1828 Henry Clay & J.Q. Adams Presidential Campaign Hand-Colored Political Cartoon Attacking Andrew Jackson
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1828 Presidential Campaign Broadside, Hand-Colored Political Cartoon Etching titled: “The Pedlar and his Pack or the Desperate Effort, an Over Balance.” regarding the Reverse Impact of Philadelphia Editor John Binn’s Anti-Jackson, “Coffin Handbill” Campaign, Choice Very Fine.
A scarce, historic Political Cartoon Broadside, measuring about 13.75” x 9.5”, well printed on period wove print paper laid down to backing card for display and nicely matted to 17” x 12.25”, titled: “The Pedlar and his Pack or the Desperate Effort, an Over Balance.” A satire on the reverse impact of John Binns's Anti-Jackson "Coffin Handbill" political campaign, during the Presidential race of 1828.
Philadelphia Editor-publisher John Binns supports on his back a large load of coffins, upon which are figures of Henry Clay (left) and incumbent President John Quincy Adams (right). A rare satirical piece referencing John Binns's notorious "Coffin Handbill" tactic during the 1828 Presidential election used them to attack Andrew Jackson on a highly personal level and not all the claims were true.
The "Coffin Handbill" received its name because the early attack pamphlets used coffins to signify the people who had died because of Andrew Jackson in the War of 1812.
In this cartoon Binns is seen struggling with a load of coffins. Resting on top of them are Henry Clay (left) and John Quincy Adams (right), who was the Presidential incumbent. Binns is shown saying, "I must have an extra dose of Treasury-pap, or down go the Coffins Harry, for I feel faint already." Henry Clay is seen crying, "Hold on Jonny Q--for I find that the people are too much for us, and I'm sinking with Jack and his Coffins!" Meanwhile, Adams desperately holds onto the Presidential seat saying, "I'll hang on to the Chair Harry, in spite of Coffin hand-bills Harris's letter Panama mission or the wishes of the People." The printed statements read as follows:
John Binns: "I must have an extra dose of Treasury-pap, or down go the Coffins Harry, for I feel faint already."
Hnery Clay: "Hold on Jonny Q--for I find that the people are too much for us, and I'm sinking with Jack and his Coffins!"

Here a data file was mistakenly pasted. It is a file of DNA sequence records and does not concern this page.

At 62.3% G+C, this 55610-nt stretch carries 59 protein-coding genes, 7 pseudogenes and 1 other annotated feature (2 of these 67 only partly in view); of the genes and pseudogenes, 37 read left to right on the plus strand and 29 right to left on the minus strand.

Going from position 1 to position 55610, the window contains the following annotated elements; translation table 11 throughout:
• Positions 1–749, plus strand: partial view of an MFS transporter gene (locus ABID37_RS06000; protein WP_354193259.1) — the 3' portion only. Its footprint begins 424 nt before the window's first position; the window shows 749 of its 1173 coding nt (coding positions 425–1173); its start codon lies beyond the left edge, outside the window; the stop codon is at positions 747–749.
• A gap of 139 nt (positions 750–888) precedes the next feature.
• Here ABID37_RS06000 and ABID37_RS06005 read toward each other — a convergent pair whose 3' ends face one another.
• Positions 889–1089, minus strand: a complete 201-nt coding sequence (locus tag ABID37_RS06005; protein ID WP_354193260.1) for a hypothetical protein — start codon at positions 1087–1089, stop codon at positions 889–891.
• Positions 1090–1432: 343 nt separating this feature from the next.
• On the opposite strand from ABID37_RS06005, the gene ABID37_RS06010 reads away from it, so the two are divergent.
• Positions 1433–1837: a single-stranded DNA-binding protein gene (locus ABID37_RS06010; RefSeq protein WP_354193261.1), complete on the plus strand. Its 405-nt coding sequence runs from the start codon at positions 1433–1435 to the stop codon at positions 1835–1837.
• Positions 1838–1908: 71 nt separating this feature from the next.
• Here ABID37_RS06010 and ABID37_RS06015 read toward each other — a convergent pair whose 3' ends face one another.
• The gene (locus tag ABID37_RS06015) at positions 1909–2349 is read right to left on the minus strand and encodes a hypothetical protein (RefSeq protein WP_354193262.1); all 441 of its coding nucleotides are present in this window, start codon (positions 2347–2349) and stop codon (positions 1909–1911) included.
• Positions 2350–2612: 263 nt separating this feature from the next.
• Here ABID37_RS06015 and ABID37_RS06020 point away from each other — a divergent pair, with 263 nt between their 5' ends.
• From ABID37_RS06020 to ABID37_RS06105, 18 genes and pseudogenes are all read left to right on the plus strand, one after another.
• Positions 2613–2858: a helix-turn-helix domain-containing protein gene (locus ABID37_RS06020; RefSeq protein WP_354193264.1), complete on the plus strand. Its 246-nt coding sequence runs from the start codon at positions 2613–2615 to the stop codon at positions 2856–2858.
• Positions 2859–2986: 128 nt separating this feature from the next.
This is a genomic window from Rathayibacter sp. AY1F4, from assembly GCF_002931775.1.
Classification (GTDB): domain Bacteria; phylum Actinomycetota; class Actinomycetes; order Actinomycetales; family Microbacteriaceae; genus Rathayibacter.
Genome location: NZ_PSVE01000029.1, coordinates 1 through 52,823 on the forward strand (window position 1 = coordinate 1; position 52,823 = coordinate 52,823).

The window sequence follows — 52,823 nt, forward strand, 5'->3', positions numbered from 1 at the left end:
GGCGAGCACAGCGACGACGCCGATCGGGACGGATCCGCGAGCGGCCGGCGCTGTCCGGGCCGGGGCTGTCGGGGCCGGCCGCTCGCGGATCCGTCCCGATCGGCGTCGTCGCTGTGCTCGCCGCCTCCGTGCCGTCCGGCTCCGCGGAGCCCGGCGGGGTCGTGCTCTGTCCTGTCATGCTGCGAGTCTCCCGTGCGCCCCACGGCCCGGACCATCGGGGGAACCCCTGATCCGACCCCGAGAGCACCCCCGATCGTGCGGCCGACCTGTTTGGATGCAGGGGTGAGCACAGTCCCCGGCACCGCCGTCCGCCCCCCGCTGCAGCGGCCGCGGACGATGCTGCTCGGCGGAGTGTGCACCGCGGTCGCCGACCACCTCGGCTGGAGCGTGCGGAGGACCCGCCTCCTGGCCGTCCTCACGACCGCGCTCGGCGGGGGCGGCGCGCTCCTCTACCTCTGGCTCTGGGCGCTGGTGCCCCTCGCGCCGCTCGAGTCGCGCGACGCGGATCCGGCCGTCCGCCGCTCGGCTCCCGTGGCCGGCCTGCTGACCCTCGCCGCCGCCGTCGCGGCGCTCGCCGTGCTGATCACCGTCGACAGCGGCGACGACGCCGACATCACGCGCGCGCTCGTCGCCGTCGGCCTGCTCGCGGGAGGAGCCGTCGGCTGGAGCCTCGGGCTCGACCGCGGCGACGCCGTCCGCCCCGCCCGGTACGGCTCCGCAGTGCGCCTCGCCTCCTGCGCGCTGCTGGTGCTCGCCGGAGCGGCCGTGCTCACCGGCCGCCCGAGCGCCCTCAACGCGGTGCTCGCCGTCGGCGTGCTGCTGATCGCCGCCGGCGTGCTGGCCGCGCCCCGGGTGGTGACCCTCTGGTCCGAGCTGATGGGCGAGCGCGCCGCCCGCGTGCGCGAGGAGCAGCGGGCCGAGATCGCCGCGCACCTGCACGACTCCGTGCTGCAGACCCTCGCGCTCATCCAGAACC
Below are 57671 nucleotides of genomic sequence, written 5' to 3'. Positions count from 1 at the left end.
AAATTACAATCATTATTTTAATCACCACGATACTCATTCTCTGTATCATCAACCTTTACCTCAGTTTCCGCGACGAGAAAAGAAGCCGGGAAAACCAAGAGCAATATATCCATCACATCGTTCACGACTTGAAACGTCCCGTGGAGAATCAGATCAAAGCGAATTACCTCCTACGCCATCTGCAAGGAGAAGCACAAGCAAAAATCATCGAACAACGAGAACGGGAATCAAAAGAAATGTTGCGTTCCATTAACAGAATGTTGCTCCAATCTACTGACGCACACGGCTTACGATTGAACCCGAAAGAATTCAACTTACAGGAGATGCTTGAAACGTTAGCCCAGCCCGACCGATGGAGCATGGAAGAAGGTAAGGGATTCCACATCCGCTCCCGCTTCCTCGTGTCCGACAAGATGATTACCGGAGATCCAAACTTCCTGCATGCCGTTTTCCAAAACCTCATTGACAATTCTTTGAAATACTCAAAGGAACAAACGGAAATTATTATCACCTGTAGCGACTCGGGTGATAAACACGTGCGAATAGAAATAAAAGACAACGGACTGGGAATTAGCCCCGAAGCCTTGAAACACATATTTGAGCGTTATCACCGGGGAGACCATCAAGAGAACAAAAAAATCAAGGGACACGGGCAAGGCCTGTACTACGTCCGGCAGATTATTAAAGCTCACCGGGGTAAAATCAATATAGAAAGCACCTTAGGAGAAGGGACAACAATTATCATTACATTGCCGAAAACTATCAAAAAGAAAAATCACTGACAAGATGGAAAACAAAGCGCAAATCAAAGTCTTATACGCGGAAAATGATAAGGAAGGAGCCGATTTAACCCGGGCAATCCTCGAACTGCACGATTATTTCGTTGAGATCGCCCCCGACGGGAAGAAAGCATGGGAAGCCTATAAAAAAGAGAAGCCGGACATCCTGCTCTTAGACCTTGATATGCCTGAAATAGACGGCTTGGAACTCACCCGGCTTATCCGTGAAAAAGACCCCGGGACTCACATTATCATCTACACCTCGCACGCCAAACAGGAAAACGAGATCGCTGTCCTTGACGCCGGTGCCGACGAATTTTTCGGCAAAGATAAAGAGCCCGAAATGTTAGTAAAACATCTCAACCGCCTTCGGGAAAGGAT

John Quincey Adams (grasping the Presidential chair): "I'll hang on to the Chair Harry, in spite of Coffin hand-bills Harris's letter Panama mission or the wishes of the People."
Binns, holding Eight Coffins on his back, was the Philadelphia publisher who had issued the notorious "coffin handbill," displaying six black coffins and calling Jackson's execution of six Tennessee militia men in 1815 an act of murder. The usual descriptions of this item depict Clay and Adams as stuck in between or on top of the coffins; instead, it appears as if each has pulled himself half out of his own coffin.
See: Weitenkampf 21. Reilly, American Political Prints 1828-3. OCLC records seven locations under several accession numbers. In 1828, Andrew Jackson, who had lost the 1824 election in a runoff in the United States House of Representatives, despite winning both the popular vote and the Electoral vote by significant margins, ran for President of the United States. He had been nominated by the Tennessee state legislature in 1825, and did not face any opposition from Democratic candidates.
Jackson launched his campaign on January 8, 1828 with a major speech on the 13th anniversary of the Battle of New Orleans from 1815, thus marking the birth of the modern Democratic Party. Jackson accepted John C. Calhoun, incumbent Vice President under John Quincy Adams, as his running mate.
John Quincy Adams was an unpopular President from the beginning of his term, and the Democratic Party, which was just beginning to emerge as a political force, mobilized behind Jackson, a popular war hero who had served in the Battle of New Orleans.
Despite his successes as a member of both the House of Representatives and the Senate, as well as the Military Governor of Florida, Jackson had been born in relatively modest surroundings in rural Carolina, which appealed to the majority of Americans, who were small farmers who benefited from the introduction of Universal male suffrage from the 1820s to the 1840s. This expansion of voting rights helped both major political parties (the Democrats and the National Republicans) canvass voters and expand the popular vote.
The campaign was marked by large amounts of nasty "mudslinging." Jackson's marriage, for example, came in for vicious attack. When Jackson married his wife Rachel in 1791, the couple believed that she was divorced, however the divorce was not yet finalized, so he had to remarry her once the legal papers were complete. In the Adams campaign's hands, this became a scandal. Charles Hammond, in his Cincinnati Gazette, asked: "Ought a convicted adulteress and her paramour husband be placed in the highest offices of this free and Christian land?"
Jackson also came under heavy attack as a slave trader who bought and sold slaves and moved them about in defiance of modern standards or morality. (He was not attacked for merely owning slaves used in plantation work.) The Coffin Handbills attacked Jackson for his courts-martial, execution of deserters and massacres of Indian villages, and also his habit of dueling.